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Netflix Not Getting 'Star Wars: The Force Awakens,' May Add News Programming

14 Oct, 2015 By: Erik Gruenwedel

Star Wars: The Force Awakens

CCO Ted Sarandos says Netflix access to other 'Star Wars' movies is up in the air

With Netflix set to become the pay-TV home to Disney movies by the fourth quarter 2016, speculation whether that would include upcoming theatrical blockbuster Stars Wars: Episode VII — The Force Awakens, was quickly put to rest by CCO Ted Sarandos.

The much anticipated movie will be the last film included in Disney’s current pay-TV agreement with Starz, according to Sarandos, who added that Netflix’s access to other "Star Wars" films in the franchise remains up in the air and subject to negotiation with Disney.

“It’s an ongoing discussion,” Sarandos said on the company’s third-quarter fiscal webcast

Despite linear TV migrating toward over-the-top video and on-demand, subscription streaming pioneer Netflix has steadfastly refused to bite on pursing live programming mainstays such as sports and news.

That could be changing in regards to news programming.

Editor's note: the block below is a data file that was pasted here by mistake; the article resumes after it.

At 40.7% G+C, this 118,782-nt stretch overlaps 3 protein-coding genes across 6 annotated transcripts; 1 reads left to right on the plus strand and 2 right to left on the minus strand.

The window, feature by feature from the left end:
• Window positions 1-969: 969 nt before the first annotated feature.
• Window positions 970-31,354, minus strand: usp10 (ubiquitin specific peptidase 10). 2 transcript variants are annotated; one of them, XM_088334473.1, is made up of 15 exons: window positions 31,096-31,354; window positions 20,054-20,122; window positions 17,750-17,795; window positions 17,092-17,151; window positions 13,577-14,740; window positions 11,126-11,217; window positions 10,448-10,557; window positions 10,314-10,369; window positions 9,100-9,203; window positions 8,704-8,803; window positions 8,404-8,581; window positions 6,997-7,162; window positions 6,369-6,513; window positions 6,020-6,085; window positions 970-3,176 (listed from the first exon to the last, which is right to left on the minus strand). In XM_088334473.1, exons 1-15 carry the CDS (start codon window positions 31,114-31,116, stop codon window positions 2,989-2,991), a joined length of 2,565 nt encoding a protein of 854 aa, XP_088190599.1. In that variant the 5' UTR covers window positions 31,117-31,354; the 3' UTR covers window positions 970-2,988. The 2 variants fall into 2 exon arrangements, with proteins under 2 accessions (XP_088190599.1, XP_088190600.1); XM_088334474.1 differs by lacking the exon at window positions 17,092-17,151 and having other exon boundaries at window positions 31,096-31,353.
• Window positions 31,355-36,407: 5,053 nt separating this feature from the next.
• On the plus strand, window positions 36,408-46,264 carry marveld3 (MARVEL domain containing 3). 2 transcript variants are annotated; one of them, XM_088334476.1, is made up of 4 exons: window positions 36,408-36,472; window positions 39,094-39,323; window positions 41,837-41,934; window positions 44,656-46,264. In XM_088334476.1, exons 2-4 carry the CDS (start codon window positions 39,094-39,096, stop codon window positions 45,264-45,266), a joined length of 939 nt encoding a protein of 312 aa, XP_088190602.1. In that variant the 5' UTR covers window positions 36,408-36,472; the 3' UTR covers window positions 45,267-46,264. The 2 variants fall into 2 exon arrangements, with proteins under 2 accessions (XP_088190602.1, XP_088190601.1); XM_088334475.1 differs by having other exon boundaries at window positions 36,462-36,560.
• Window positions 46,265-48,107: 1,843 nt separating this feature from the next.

When asked about reconsidering its stance on live programming, specifically in regards to HBO’s nascent pact with Vice.com and move toward news programming, Sarandos hinted that a move into news-related video could be forthcoming.

“We’re definitely being more adventurous in terms of the genres we’re going into,” the executive said, referring to next year’s bow of Chelsea Handler’s new talk show and documentaries.

“That’s our first move into talk. That’s more of weekly talk show, where most of our things have been very long-shelf-life movies and TV series.”

While Sarandos said live sports would represent a similar migration for Netflix, it would not be a likely one.

“There’s are lot of irrational bidders for sports, we’re not anxious to become another one. Sports on demand is not as exciting as sports live.”

CEO Reed Hastings then interjected with a question to Sarandos about the likelihood of Netflix competing with Vice within two years.

“Probably high,” he said.

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